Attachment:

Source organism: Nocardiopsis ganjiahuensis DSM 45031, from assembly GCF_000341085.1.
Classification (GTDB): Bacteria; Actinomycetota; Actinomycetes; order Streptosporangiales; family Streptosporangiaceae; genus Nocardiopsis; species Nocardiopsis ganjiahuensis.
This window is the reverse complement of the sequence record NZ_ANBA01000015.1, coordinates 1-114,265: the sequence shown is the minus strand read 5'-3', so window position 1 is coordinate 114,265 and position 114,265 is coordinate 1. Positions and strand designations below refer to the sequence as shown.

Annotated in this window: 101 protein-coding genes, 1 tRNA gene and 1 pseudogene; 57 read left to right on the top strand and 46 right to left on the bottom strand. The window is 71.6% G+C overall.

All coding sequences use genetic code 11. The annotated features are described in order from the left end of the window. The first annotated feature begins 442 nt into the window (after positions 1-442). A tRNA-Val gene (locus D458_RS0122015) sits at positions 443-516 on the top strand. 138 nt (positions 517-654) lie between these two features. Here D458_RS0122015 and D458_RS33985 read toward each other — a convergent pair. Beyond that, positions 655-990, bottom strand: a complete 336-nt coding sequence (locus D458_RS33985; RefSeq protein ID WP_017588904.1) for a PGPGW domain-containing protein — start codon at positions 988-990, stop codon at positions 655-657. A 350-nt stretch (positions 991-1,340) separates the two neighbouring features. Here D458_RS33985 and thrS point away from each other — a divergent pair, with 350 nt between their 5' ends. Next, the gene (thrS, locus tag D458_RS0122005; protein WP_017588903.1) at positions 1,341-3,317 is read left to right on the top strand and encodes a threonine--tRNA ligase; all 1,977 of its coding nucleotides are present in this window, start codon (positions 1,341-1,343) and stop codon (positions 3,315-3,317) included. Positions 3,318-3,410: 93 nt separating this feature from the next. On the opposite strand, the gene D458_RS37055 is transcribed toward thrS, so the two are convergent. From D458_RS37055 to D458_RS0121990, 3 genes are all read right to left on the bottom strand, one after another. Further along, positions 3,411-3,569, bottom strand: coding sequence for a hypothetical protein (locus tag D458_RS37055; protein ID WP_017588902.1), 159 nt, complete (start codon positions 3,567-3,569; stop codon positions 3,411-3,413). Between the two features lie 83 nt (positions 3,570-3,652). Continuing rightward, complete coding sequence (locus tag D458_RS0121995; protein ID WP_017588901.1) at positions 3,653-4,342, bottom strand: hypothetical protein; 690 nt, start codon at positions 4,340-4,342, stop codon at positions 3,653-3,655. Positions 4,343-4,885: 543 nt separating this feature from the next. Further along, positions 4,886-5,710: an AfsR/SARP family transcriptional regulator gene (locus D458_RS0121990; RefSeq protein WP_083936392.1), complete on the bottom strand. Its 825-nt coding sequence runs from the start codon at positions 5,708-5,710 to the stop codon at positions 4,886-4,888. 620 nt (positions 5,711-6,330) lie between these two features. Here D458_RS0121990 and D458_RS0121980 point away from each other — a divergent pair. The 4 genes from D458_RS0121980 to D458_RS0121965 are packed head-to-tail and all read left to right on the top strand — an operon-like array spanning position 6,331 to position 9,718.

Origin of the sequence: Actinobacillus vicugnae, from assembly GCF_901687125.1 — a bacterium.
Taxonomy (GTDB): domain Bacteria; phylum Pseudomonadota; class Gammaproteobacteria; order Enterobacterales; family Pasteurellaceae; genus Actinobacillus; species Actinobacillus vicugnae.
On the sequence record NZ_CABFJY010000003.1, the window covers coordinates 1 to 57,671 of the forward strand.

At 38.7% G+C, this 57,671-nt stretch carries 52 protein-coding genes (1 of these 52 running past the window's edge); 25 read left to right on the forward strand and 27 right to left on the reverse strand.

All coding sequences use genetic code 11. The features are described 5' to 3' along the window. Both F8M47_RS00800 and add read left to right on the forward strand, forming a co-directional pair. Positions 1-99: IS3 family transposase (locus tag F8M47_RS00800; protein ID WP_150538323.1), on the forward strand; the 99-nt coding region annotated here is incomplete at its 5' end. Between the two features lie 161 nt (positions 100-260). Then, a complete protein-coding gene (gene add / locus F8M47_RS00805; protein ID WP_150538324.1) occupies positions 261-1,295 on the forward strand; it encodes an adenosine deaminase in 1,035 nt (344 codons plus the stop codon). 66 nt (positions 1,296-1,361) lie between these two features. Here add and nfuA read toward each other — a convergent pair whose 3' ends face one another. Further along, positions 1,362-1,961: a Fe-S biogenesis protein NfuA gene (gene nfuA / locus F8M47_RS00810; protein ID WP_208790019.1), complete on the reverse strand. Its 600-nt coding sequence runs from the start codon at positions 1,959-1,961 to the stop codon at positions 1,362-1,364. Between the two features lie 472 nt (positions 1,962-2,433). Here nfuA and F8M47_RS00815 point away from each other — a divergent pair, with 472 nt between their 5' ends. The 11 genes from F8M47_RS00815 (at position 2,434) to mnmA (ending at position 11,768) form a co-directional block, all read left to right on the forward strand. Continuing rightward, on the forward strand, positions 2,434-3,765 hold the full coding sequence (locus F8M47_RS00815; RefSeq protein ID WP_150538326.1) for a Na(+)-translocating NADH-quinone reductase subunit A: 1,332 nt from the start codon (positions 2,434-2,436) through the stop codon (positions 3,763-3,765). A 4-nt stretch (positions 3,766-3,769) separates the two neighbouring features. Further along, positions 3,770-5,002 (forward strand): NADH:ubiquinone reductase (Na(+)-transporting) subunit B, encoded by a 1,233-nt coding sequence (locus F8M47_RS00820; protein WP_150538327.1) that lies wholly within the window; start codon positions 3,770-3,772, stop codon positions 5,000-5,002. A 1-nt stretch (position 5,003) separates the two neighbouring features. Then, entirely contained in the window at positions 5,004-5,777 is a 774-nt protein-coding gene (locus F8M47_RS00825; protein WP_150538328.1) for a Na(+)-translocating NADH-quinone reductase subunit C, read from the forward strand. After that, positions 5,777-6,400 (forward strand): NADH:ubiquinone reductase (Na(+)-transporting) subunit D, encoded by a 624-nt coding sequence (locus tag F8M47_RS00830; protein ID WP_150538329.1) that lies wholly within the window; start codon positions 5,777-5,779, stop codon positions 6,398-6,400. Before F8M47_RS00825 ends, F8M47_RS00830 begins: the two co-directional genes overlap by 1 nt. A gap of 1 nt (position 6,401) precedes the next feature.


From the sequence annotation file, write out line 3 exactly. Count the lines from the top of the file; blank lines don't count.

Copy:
This window is the reverse complement of the sequence record NZ_ANBA01000015.1, coordinates 1-114,265: the sequence shown is the minus strand read 5'-3', so window position 1 is coordinate 114,265 and position 114,265 is coordinate 1. Positions and strand designations below refer to the sequence as shown.